Persistence in paling biorhythmic fluxion, all wretched cycles of despair weigh heavily upon the unwilling participant, a walled-in and weary soul who’d become too-aware of the destructive force necessary for life, and collapsed. A solemn requiem for the ambitious introvert’s stomped loose idealism in the midst of the post-apocalypse, this revivified corpse of horizonless ideation now reaches stage three of grief-stricken acceptance, wherein a now deepest grey world is nothing new. The tragedian uplift and weirding lilt of Netherlands-based melodic avant-garde black metal duo Meslamtaea‘s third album presents more than the melancholia implied by its name — ‘Weemoedsklanken‘ presents an internalized death eyed through twitching, amateur-filmic lens as a solar-burnt raw nerve sparks its last set of electrical impulses in a fade to numbness. Such a modern take on black metal’s post-music and heavily melody-guided pathways may not end up being your gig in theory but it may be difficult to resist the charismatic, focused immersion available to the scene at hand.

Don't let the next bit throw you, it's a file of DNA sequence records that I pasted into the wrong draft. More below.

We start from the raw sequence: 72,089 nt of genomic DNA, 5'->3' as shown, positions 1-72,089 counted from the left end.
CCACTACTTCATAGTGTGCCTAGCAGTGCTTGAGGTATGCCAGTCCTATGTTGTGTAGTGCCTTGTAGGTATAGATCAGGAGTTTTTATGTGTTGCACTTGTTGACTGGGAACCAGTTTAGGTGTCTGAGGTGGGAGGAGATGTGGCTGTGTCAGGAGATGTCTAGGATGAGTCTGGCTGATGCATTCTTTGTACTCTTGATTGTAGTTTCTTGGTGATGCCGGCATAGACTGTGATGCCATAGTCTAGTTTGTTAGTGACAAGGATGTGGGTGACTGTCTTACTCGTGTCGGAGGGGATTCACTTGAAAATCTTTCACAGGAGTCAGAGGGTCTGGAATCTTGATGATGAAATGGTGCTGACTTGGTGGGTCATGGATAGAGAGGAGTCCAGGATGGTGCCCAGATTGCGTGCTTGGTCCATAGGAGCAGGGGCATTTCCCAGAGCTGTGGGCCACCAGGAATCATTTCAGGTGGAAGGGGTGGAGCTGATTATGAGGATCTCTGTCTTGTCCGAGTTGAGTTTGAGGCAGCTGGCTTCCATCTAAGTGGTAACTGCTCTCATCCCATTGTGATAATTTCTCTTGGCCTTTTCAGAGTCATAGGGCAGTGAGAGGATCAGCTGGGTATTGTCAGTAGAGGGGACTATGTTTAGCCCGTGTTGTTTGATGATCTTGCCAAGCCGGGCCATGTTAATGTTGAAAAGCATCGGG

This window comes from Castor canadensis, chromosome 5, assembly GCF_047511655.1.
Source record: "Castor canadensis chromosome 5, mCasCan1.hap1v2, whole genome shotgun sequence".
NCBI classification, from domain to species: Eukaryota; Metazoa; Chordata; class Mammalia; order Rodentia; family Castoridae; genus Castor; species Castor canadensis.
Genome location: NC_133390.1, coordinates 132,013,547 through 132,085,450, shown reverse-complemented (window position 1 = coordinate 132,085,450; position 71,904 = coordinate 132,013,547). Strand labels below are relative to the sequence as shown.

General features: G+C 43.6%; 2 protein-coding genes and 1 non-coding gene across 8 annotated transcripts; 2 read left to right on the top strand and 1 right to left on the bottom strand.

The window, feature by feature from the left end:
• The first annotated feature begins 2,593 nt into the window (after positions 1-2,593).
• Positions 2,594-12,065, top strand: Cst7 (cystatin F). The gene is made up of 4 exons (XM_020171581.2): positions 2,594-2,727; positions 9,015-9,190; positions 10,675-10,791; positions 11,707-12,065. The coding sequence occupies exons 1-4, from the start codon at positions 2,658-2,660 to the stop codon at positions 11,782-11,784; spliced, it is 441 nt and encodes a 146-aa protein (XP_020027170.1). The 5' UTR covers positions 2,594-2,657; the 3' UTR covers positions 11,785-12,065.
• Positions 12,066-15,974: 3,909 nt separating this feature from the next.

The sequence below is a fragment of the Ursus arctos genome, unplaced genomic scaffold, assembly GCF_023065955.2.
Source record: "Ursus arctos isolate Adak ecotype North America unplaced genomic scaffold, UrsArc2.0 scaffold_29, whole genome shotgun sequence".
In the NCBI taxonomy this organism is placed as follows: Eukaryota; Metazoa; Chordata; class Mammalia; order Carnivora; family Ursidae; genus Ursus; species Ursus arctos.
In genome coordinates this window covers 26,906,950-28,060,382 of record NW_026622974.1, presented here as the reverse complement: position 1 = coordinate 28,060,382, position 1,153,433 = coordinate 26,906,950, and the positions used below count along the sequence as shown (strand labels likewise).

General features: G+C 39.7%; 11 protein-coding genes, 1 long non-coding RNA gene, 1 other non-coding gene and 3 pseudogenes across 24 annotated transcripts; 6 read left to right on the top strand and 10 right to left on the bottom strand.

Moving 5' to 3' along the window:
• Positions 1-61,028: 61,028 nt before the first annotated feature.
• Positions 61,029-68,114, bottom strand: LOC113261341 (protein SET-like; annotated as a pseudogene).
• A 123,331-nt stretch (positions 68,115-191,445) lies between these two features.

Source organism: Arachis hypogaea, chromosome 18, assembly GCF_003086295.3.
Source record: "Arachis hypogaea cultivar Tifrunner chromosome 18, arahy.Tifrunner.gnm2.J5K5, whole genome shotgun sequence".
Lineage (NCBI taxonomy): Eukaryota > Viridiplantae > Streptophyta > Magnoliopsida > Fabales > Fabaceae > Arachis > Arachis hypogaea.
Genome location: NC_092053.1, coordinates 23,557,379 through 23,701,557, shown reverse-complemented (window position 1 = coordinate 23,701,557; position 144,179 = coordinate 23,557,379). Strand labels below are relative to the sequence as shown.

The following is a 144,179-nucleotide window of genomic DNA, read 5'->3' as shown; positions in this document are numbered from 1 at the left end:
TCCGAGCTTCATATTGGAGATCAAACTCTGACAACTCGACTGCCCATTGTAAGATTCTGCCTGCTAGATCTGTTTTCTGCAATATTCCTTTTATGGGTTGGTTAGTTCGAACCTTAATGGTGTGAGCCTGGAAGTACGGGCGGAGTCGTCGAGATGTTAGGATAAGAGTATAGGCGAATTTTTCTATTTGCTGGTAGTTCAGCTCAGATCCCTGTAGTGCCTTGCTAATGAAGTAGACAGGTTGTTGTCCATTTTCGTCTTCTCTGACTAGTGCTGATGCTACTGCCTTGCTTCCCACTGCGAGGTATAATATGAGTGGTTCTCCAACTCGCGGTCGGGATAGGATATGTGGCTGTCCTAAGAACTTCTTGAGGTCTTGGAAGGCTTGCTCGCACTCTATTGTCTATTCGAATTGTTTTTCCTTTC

Meslamtaea sparked to life 1998 as an early avatar from Floris Velthuis as the artist pieced together an undefined form of thrashing and shredding avant-black metal nox with a sort of ‘Passage to Arcturo‘ meets a bit of early Ulver‘s romanticism with some melodeath-ridged leads on his first demo tape (‘Illusions‘, 2004). Arguably reaching for big ideas beyond their skill level at inception, Meslamtaea were uniquely adventurous from the start, even a bit progressive as Floris‘d attempt an emphatically stated melodic black metal style. That tape was soonafter given some proper restoration and released as a bonus alongside the meandering, seeming endless whirring of his debut full-length (‘New Era‘, 2005) when it’d released on CD. One of the earliest releases on the now quite popular Eisenwald imprint, in hindsight these might’ve been somewhat bare amateur recordings but this is still entirely charming work, a somewhat daring set of ideas for their time developing strong dual rhythm guitar interplay indicative of developing contrapuntal arrangements. If nothing else I’d suggest giving those early works a listen for their solemn melodic highs, a certain moodiness that’ll speak to the persisting voice and evolving personality of the project today.